Charlotte was almost surprised when the directions turned out to be correct and accurate, and soon she was standing by the garden gate of a very odd house indeed. The handle of the gate was stiff and rusty, and the hinges squealed loudly as she pushed it open, straining against the wild overgrowth of the garden which seemed to be trying to push the gate shut again. However, she got in. But now crazed hedges and bushes and overgrown shrubs pushed in on the path from either side, as if trying to conceal the way to the front door.

Again, Charlotte prevailed, and soon found herself looking at a big wooden front door with a small window set into it, the whole business set into an ornately tiled porch at the top of three big steps. Around this, the house shot off in all directions, in all sorts of styles.
It had turrets, she noticed, and windows made of dark coloured glass. A surprising number of drainpipes too. Charlotte looked for a doorbell. How, she wondered, could she be related to someone who lived here?

Well, not a real relative, apparently. A friend of the family. Was that what the man with no shoes had said? She pushed the doorbell. It made a noise like an old brass band. But nothing happened.

So she pushed it again. It made a noise like a lifeboat splashing into the waters around the Titanic, and somewhere above her, one of the windows made a slow glassy cracking sound. Then Charlotte became aware of activity on the other side of the door. Somebody was trying to open it. The door appeared to be almost welded to its frame. It must have been ages since it had been opened. Charlotte supposed that the milkman must deliver to the back door.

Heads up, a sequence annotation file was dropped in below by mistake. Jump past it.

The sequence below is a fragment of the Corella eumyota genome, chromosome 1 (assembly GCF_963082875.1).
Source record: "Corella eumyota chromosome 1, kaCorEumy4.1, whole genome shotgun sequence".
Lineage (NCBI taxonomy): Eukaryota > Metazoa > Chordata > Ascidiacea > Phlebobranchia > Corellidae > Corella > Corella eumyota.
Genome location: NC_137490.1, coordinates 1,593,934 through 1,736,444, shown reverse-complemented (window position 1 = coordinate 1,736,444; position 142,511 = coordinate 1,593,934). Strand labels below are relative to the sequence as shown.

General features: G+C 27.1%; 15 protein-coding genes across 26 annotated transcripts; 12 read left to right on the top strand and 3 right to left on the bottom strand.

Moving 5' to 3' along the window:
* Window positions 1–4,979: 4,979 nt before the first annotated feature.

But how would he get through that… that jungle? To say nothing of the postman. And if the door was never opened… then how did this John Dee get out of his house?

The letterbox suddenly screeched open and a racked voice coughed out a plaintive “Well, don’t just stand there- push!” from inside.
Charlotte put her shoulder to the door. After some time the door began to give inwards. But it was a good half hour until there was space enough for a startling head to look out around the frame and demand, “Well, what d’you want?”

The question met with a good shove from Charlotte. The door flew inwards before she even heard the words. She had just time to notice that the man was wearing a bowler hat before the door hit him and sent him sprawling. “Oops,” she said. “Sorry.”

The man seemed very old, at least thirty, as he clambered to his feet. The strange thing was that, apart from the bowler hat, he seemed to be wearing some sort of old-fashioned robe and shoes with buckles on them. He wasn’t pleased.

“I’ll have you know, young man-“ he began, but Charlotte had to stop him there. She granted that her short hair might have confused so old a codger but she was definitely a girl. So he raised a sort of monocle to his eye and took a look at her. After a moment, a look of shock set up shop on his face. His eyebrows went up and his monocle went down, dropped from a shaking hand. Luckily it was on a string around his neck so it just sort of swung around rather than smashing to the floor. It looked quite expensive.

“It’s you”, he said, finally. “You’ve come back. Again.”